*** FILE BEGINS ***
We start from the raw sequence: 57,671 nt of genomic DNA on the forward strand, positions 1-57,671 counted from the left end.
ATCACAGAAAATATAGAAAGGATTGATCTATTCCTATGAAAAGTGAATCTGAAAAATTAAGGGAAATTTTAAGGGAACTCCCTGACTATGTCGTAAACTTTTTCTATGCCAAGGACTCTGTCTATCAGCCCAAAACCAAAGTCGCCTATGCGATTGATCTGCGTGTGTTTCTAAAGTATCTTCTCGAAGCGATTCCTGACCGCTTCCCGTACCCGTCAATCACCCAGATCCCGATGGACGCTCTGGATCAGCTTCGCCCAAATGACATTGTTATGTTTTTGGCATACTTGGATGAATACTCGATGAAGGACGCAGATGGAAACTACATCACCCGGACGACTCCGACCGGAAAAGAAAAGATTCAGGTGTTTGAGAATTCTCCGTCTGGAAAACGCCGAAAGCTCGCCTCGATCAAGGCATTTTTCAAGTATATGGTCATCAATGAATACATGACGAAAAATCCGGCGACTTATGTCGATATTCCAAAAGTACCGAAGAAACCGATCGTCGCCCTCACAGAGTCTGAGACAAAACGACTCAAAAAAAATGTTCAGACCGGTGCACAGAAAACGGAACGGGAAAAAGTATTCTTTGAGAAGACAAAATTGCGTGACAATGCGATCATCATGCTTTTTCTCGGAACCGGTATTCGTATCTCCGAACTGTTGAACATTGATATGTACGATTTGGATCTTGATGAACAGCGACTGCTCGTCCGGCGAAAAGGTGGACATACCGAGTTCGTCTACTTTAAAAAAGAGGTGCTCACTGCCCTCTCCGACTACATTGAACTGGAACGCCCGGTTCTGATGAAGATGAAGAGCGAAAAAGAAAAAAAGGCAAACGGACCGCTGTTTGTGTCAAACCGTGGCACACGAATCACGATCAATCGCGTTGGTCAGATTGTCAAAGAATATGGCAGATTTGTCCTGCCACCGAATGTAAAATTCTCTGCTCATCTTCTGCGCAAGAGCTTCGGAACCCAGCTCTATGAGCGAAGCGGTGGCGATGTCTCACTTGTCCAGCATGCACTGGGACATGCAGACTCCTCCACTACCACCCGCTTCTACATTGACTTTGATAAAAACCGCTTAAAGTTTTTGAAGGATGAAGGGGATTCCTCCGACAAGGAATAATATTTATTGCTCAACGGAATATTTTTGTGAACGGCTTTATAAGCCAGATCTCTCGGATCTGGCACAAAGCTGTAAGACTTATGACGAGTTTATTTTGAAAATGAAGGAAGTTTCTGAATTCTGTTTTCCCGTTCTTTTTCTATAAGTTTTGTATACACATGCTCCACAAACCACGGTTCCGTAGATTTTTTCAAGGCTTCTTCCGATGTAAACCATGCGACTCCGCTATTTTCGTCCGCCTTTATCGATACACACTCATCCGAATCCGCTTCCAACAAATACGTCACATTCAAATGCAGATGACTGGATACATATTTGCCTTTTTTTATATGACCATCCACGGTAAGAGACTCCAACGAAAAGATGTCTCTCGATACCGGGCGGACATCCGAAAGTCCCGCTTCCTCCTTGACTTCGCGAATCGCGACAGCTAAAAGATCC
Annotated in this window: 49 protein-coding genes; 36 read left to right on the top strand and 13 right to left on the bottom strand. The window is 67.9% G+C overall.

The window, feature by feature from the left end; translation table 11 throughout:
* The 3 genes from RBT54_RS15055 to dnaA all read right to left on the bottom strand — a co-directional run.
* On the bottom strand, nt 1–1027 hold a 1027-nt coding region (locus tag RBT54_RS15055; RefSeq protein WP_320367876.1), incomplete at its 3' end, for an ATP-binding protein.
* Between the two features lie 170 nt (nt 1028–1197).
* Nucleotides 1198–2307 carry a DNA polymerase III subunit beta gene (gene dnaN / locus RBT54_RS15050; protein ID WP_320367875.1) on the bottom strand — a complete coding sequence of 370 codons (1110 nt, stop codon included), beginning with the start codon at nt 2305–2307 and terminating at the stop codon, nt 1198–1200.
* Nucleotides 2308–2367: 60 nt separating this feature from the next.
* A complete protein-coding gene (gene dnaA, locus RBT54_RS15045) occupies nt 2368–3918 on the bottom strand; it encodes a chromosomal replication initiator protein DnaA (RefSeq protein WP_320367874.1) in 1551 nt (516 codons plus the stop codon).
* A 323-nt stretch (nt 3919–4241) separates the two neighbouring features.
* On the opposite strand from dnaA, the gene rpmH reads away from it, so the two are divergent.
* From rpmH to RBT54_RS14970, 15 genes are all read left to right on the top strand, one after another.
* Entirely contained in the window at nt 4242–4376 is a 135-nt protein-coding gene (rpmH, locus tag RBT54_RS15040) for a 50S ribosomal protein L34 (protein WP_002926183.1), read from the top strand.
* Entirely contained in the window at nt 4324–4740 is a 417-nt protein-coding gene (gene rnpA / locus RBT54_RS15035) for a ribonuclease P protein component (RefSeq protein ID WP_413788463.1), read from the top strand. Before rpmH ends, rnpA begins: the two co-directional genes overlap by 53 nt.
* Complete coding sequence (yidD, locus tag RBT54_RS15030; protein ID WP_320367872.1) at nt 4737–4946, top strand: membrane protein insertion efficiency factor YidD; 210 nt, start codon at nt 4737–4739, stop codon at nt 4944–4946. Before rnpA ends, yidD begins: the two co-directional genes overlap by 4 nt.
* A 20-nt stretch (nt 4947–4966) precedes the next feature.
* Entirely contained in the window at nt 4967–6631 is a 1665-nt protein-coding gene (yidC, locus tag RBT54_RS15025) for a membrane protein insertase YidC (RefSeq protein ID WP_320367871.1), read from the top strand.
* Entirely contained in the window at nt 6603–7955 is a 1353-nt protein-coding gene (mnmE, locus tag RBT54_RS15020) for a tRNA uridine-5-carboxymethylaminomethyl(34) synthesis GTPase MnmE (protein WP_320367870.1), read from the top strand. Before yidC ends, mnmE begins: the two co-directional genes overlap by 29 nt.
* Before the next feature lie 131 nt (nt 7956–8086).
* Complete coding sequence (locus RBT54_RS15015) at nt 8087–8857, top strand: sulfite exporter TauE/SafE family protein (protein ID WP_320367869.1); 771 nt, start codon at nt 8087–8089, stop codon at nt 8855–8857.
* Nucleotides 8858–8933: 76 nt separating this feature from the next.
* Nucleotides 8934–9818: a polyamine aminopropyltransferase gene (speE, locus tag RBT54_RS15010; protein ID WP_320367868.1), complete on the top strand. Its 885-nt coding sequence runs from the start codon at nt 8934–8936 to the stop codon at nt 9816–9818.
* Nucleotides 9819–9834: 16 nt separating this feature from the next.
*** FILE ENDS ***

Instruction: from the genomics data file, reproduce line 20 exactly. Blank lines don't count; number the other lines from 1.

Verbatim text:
* Before the next feature lie 131 nt (nt 7956–8086).